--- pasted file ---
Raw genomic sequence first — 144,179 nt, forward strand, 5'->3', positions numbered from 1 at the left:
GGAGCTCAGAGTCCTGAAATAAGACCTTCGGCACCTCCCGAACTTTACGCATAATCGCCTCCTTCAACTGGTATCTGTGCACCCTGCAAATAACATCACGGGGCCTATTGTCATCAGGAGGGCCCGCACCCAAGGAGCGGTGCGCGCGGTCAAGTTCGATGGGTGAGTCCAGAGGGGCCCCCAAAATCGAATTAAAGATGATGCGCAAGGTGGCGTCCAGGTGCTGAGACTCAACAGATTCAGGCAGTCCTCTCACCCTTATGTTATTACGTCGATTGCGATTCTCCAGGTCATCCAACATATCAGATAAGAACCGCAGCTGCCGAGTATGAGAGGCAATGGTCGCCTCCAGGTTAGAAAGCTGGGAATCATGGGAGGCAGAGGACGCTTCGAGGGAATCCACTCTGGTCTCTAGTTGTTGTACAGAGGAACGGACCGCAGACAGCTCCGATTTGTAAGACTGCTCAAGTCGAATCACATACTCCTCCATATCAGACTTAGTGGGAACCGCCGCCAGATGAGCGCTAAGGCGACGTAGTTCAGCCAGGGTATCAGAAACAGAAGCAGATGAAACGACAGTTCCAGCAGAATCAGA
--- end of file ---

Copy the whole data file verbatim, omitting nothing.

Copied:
Raw genomic sequence first — 144,179 nt, forward strand, 5'->3', positions numbered from 1 at the left:
GGAGCTCAGAGTCCTGAAATAAGACCTTCGGCACCTCCCGAACTTTACGCATAATCGCCTCCTTCAACTGGTATCTGTGCACCCTGCAAATAACATCACGGGGCCTATTGTCATCAGGAGGGCCCGCACCCAAGGAGCGGTGCGCGCGGTCAAGTTCGATGGGTGAGTCCAGAGGGGCCCCCAAAATCGAATTAAAGATGATGCGCAAGGTGGCGTCCAGGTGCTGAGACTCAACAGATTCAGGCAGTCCTCTCACCCTTATGTTATTACGTCGATTGCGATTCTCCAGGTCATCCAACATATCAGATAAGAACCGCAGCTGCCGAGTATGAGAGGCAATGGTCGCCTCCAGGTTAGAAAGCTGGGAATCATGGGAGGCAGAGGACGCTTCGAGGGAATCCACTCTGGTCTCTAGTTGTTGTACAGAGGAACGGACCGCAGACAGCTCCGATTTGTAAGACTGCTCAAGTCGAATCACATACTCCTCCATATCAGACTTAGTGGGAACCGCCGCCAGATGAGCGCTAAGGCGACGTAGTTCAGCCAGGGTATCAGAAACAGAAGCAGATGAAACGACAGTTCCAGCAGAATCAGA